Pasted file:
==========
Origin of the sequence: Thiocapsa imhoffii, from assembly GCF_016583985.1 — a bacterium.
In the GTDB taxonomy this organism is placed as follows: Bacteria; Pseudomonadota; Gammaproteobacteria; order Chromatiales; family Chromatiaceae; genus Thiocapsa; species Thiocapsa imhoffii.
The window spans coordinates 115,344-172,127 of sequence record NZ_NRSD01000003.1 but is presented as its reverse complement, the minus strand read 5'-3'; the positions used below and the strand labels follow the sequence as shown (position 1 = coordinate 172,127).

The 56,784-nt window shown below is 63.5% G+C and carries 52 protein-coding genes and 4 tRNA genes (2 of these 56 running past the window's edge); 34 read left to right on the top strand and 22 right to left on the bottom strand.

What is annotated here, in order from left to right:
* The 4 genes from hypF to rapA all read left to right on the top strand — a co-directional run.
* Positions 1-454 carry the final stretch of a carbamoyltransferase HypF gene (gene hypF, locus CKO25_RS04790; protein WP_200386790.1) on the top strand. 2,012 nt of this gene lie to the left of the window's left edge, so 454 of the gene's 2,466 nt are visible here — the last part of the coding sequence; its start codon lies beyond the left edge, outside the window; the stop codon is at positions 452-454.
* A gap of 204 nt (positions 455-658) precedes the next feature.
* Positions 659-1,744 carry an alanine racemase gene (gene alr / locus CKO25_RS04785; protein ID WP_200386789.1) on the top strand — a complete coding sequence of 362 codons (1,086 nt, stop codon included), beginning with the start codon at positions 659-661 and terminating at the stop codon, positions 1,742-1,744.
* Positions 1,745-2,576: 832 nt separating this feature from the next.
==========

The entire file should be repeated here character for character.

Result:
Origin of the sequence: Thiocapsa imhoffii, from assembly GCF_016583985.1 — a bacterium.
In the GTDB taxonomy this organism is placed as follows: Bacteria; Pseudomonadota; Gammaproteobacteria; order Chromatiales; family Chromatiaceae; genus Thiocapsa; species Thiocapsa imhoffii.
The window spans coordinates 115,344-172,127 of sequence record NZ_NRSD01000003.1 but is presented as its reverse complement, the minus strand read 5'-3'; the positions used below and the strand labels follow the sequence as shown (position 1 = coordinate 172,127).

The 56,784-nt window shown below is 63.5% G+C and carries 52 protein-coding genes and 4 tRNA genes (2 of these 56 running past the window's edge); 34 read left to right on the top strand and 22 right to left on the bottom strand.

What is annotated here, in order from left to right:
* The 4 genes from hypF to rapA all read left to right on the top strand — a co-directional run.
* Positions 1-454 carry the final stretch of a carbamoyltransferase HypF gene (gene hypF, locus CKO25_RS04790; protein WP_200386790.1) on the top strand. 2,012 nt of this gene lie to the left of the window's left edge, so 454 of the gene's 2,466 nt are visible here — the last part of the coding sequence; its start codon lies beyond the left edge, outside the window; the stop codon is at positions 452-454.
* A gap of 204 nt (positions 455-658) precedes the next feature.
* Positions 659-1,744 carry an alanine racemase gene (gene alr / locus CKO25_RS04785; protein ID WP_200386789.1) on the top strand — a complete coding sequence of 362 codons (1,086 nt, stop codon included), beginning with the start codon at positions 659-661 and terminating at the stop codon, positions 1,742-1,744.
* Positions 1,745-2,576: 832 nt separating this feature from the next.